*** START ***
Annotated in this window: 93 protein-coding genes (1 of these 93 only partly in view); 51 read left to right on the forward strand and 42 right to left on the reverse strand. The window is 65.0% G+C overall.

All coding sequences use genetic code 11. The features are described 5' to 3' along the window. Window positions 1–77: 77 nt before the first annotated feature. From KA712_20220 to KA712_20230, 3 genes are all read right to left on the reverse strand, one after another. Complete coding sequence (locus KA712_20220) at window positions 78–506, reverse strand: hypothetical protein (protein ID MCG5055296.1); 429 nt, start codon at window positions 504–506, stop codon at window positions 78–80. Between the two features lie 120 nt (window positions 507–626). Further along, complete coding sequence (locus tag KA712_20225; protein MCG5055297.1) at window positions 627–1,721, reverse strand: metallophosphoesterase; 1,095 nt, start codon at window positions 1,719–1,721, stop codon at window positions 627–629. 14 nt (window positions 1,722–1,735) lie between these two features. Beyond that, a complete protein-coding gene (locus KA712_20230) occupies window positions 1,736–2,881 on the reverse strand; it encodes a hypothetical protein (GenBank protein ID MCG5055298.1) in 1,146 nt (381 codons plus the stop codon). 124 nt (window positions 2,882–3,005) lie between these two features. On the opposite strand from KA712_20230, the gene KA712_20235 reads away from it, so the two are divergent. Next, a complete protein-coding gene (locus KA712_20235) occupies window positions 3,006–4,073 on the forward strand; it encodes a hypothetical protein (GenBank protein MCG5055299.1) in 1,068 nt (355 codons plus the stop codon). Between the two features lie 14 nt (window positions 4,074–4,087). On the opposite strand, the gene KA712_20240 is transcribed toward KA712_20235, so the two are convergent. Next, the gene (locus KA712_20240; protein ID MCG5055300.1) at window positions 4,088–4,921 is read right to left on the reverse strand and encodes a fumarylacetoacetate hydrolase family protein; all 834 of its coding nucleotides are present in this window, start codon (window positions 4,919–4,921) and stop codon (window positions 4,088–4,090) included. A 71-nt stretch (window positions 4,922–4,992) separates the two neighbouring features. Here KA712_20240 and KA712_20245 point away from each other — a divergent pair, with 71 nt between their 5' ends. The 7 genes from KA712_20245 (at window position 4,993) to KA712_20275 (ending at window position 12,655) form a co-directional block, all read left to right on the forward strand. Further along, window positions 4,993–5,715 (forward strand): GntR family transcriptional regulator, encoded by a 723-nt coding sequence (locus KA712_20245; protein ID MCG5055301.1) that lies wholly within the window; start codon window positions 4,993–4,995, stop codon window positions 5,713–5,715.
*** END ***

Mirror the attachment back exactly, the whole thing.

Annotated in this window: 93 protein-coding genes (1 of these 93 only partly in view); 51 read left to right on the forward strand and 42 right to left on the reverse strand. The window is 65.0% G+C overall.

All coding sequences use genetic code 11. The features are described 5' to 3' along the window. Window positions 1–77: 77 nt before the first annotated feature. From KA712_20220 to KA712_20230, 3 genes are all read right to left on the reverse strand, one after another. Complete coding sequence (locus KA712_20220) at window positions 78–506, reverse strand: hypothetical protein (protein ID MCG5055296.1); 429 nt, start codon at window positions 504–506, stop codon at window positions 78–80. Between the two features lie 120 nt (window positions 507–626). Further along, complete coding sequence (locus tag KA712_20225; protein MCG5055297.1) at window positions 627–1,721, reverse strand: metallophosphoesterase; 1,095 nt, start codon at window positions 1,719–1,721, stop codon at window positions 627–629. 14 nt (window positions 1,722–1,735) lie between these two features. Beyond that, a complete protein-coding gene (locus KA712_20230) occupies window positions 1,736–2,881 on the reverse strand; it encodes a hypothetical protein (GenBank protein ID MCG5055298.1) in 1,146 nt (381 codons plus the stop codon). 124 nt (window positions 2,882–3,005) lie between these two features. On the opposite strand from KA712_20230, the gene KA712_20235 reads away from it, so the two are divergent. Next, a complete protein-coding gene (locus KA712_20235) occupies window positions 3,006–4,073 on the forward strand; it encodes a hypothetical protein (GenBank protein MCG5055299.1) in 1,068 nt (355 codons plus the stop codon). Between the two features lie 14 nt (window positions 4,074–4,087). On the opposite strand, the gene KA712_20240 is transcribed toward KA712_20235, so the two are convergent. Next, the gene (locus KA712_20240; protein ID MCG5055300.1) at window positions 4,088–4,921 is read right to left on the reverse strand and encodes a fumarylacetoacetate hydrolase family protein; all 834 of its coding nucleotides are present in this window, start codon (window positions 4,919–4,921) and stop codon (window positions 4,088–4,090) included. A 71-nt stretch (window positions 4,922–4,992) separates the two neighbouring features. Here KA712_20240 and KA712_20245 point away from each other — a divergent pair, with 71 nt between their 5' ends. The 7 genes from KA712_20245 (at window position 4,993) to KA712_20275 (ending at window position 12,655) form a co-directional block, all read left to right on the forward strand. Further along, window positions 4,993–5,715 (forward strand): GntR family transcriptional regulator, encoded by a 723-nt coding sequence (locus KA712_20245; protein ID MCG5055301.1) that lies wholly within the window; start codon window positions 4,993–4,995, stop codon window positions 5,713–5,715.